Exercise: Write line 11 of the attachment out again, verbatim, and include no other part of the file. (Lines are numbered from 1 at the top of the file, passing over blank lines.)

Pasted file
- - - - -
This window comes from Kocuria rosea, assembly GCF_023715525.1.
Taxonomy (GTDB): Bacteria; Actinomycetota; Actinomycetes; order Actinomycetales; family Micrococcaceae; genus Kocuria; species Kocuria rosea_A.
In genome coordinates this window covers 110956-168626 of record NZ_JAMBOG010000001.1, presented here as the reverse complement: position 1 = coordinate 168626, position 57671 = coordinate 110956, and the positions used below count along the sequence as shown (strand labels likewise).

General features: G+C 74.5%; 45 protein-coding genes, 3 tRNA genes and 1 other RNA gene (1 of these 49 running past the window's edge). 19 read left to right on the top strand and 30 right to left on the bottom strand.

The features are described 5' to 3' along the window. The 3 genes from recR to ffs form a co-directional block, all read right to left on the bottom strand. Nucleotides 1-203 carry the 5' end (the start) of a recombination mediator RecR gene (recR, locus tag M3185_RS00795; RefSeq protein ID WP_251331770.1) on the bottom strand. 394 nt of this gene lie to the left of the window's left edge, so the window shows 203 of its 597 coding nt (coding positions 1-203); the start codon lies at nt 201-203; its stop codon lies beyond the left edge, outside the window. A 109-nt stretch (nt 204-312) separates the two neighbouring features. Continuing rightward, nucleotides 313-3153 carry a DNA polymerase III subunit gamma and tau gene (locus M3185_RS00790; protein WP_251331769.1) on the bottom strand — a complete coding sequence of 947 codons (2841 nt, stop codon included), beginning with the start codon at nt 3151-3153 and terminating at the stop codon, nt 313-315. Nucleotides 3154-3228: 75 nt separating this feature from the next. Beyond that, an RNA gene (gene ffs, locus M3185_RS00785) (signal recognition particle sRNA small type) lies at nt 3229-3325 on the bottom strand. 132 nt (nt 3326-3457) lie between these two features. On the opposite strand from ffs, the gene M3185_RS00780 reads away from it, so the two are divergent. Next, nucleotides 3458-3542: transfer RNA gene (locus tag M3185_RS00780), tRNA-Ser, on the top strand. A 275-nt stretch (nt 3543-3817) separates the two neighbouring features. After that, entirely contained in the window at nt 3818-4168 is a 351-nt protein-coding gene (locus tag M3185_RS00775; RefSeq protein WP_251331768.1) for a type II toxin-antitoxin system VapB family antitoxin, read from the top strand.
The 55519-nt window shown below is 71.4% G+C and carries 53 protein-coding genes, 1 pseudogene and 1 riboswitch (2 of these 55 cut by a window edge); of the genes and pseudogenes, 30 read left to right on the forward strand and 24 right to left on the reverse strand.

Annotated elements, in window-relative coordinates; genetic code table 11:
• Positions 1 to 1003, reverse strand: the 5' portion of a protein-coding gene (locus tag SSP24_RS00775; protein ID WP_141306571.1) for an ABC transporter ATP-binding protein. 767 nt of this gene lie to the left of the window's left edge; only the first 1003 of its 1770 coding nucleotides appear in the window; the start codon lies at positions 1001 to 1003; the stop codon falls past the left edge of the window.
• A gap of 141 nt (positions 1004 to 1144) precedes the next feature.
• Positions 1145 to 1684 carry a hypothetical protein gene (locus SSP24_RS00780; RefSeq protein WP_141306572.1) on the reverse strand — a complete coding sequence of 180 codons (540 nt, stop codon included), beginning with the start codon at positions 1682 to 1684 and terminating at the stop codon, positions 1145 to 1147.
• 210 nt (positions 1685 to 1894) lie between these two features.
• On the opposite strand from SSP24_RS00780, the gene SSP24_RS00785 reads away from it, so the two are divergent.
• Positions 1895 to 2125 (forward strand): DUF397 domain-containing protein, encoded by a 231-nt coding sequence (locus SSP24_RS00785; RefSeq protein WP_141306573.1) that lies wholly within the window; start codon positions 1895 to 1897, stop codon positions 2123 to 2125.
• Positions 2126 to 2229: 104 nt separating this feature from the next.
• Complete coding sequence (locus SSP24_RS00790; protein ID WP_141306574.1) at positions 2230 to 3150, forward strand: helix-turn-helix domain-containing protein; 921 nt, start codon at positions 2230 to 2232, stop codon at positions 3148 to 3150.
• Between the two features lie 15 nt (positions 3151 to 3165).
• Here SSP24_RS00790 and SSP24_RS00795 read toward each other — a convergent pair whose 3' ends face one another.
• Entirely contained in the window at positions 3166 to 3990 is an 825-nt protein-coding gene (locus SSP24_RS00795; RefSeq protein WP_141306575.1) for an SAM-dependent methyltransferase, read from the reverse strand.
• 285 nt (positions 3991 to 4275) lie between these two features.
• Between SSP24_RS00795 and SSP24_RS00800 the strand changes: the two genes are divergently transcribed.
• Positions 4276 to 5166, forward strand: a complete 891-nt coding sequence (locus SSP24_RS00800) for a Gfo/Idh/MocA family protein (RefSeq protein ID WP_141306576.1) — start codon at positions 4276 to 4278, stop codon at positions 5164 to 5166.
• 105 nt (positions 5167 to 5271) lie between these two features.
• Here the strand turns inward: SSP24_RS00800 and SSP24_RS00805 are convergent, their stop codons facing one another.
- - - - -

• 210 nt (positions 1685 to 1894) lie between these two features.